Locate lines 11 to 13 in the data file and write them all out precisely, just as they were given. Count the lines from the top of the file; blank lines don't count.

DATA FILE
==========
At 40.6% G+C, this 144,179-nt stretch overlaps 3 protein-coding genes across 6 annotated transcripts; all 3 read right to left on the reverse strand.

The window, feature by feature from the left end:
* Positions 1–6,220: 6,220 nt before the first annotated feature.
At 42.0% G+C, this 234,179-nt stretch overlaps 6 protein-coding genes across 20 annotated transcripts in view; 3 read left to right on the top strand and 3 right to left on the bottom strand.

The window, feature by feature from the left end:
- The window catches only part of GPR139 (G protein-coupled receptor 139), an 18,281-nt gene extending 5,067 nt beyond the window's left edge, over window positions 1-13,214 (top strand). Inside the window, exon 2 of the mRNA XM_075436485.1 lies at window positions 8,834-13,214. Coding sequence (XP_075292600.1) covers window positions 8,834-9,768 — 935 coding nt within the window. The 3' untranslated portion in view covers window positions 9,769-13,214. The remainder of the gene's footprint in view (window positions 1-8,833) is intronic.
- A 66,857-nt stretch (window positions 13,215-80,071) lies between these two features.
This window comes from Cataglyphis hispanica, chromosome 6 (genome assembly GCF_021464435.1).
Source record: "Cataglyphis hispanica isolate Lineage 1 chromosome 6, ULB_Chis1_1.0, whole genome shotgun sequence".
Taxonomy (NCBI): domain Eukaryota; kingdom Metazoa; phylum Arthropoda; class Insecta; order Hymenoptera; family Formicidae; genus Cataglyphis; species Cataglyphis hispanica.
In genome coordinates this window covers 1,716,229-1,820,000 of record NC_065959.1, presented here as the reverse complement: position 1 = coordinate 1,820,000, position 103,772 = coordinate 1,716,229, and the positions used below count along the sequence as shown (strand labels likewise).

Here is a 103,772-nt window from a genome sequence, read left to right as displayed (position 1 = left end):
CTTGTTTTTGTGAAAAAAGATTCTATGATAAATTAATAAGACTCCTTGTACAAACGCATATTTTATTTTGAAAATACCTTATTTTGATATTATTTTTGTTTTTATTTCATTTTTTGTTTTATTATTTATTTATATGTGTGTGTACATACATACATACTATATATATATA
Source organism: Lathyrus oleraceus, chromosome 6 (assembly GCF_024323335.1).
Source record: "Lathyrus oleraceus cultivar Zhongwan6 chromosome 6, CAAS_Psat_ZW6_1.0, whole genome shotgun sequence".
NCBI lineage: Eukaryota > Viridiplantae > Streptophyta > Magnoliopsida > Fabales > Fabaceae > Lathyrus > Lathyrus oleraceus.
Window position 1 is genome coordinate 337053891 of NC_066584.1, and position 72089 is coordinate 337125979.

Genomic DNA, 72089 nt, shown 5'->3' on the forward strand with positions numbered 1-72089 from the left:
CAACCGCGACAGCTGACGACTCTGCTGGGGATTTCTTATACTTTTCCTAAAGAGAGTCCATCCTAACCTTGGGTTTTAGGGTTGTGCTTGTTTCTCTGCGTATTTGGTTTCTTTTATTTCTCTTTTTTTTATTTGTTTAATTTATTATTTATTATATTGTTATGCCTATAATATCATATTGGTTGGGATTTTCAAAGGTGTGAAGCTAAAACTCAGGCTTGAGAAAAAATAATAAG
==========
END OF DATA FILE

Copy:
In genome coordinates this window covers 1,716,229-1,820,000 of record NC_065959.1, presented here as the reverse complement: position 1 = coordinate 1,820,000, position 103,772 = coordinate 1,716,229, and the positions used below count along the sequence as shown (strand labels likewise).

Here is a 103,772-nt window from a genome sequence, read left to right as displayed (position 1 = left end):
CTTGTTTTTGTGAAAAAAGATTCTATGATAAATTAATAAGACTCCTTGTACAAACGCATATTTTATTTTGAAAATACCTTATTTTGATATTATTTTTGTTTTTATTTCATTTTTTGTTTTATTATTTATTTATATGTGTGTGTACATACATACATACTATATATATATA